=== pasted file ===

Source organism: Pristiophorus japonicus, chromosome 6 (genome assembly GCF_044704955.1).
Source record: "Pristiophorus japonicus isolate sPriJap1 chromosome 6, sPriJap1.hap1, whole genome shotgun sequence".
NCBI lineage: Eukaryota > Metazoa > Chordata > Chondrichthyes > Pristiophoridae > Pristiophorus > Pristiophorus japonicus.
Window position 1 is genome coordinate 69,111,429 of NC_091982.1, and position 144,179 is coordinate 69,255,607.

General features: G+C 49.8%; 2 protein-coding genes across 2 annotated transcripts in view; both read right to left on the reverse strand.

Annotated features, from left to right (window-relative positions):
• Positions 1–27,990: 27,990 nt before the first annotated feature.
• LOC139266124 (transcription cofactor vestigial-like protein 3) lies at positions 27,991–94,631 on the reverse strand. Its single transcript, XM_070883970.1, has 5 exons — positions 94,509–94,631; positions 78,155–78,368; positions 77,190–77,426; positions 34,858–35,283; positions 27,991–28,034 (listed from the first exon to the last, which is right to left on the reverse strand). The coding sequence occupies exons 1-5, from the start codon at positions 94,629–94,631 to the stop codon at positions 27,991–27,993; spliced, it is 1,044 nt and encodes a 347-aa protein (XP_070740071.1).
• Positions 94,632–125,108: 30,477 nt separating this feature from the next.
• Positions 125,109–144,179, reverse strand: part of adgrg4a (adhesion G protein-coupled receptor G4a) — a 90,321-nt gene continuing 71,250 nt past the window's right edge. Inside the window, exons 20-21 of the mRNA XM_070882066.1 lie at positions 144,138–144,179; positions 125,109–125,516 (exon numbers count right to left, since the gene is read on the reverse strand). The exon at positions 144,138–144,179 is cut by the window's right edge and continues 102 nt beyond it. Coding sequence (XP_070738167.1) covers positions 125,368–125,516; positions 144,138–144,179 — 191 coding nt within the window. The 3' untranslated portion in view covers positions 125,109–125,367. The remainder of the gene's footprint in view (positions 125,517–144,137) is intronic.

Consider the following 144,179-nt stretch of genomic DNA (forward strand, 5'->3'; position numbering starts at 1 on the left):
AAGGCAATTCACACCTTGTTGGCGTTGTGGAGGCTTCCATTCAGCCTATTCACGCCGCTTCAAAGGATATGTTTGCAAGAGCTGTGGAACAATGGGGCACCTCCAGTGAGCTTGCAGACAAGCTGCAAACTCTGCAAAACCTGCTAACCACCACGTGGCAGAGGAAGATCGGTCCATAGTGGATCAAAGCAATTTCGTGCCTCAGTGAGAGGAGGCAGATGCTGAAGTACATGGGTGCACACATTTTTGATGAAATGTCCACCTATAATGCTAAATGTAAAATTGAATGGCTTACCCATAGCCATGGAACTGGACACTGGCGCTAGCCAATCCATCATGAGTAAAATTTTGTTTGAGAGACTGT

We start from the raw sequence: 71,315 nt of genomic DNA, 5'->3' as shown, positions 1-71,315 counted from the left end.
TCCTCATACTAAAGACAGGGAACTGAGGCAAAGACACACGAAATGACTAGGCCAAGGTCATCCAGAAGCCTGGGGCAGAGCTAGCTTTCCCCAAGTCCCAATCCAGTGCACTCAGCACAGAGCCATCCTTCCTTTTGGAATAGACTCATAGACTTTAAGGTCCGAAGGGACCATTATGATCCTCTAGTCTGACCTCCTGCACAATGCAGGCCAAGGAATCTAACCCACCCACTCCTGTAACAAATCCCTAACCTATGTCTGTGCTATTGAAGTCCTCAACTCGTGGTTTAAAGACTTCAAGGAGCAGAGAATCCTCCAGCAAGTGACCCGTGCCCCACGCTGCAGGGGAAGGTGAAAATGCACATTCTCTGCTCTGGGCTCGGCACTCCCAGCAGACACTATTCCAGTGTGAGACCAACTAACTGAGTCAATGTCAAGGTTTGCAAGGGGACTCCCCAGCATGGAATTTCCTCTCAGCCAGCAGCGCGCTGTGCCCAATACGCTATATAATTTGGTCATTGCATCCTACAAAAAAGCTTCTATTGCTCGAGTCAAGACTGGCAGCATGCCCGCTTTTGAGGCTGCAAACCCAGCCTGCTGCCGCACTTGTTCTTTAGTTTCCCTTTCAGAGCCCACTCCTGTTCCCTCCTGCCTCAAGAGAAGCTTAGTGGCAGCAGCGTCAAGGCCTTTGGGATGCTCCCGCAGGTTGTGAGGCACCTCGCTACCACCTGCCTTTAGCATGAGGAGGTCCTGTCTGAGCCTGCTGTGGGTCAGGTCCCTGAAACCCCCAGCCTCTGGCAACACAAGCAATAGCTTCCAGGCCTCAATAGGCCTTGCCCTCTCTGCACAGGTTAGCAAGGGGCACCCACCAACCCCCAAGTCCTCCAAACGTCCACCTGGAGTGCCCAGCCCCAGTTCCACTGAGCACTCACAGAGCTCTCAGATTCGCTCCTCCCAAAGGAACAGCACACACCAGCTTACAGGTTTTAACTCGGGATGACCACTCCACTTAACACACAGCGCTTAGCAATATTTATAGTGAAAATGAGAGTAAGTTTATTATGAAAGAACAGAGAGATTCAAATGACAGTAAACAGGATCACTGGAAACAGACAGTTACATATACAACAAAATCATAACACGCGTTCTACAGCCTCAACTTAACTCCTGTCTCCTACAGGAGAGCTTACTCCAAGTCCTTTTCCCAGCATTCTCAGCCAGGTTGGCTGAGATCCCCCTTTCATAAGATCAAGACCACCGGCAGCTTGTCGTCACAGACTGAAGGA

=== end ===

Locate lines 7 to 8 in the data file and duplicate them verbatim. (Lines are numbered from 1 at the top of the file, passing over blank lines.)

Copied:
• Positions 1–27,990: 27,990 nt before the first annotated feature.
• LOC139266124 (transcription cofactor vestigial-like protein 3) lies at positions 27,991–94,631 on the reverse strand. Its single transcript, XM_070883970.1, has 5 exons — positions 94,509–94,631; positions 78,155–78,368; positions 77,190–77,426; positions 34,858–35,283; positions 27,991–28,034 (listed from the first exon to the last, which is right to left on the reverse strand). The coding sequence occupies exons 1-5, from the start codon at positions 94,629–94,631 to the stop codon at positions 27,991–27,993; spliced, it is 1,044 nt and encodes a 347-aa protein (XP_070740071.1).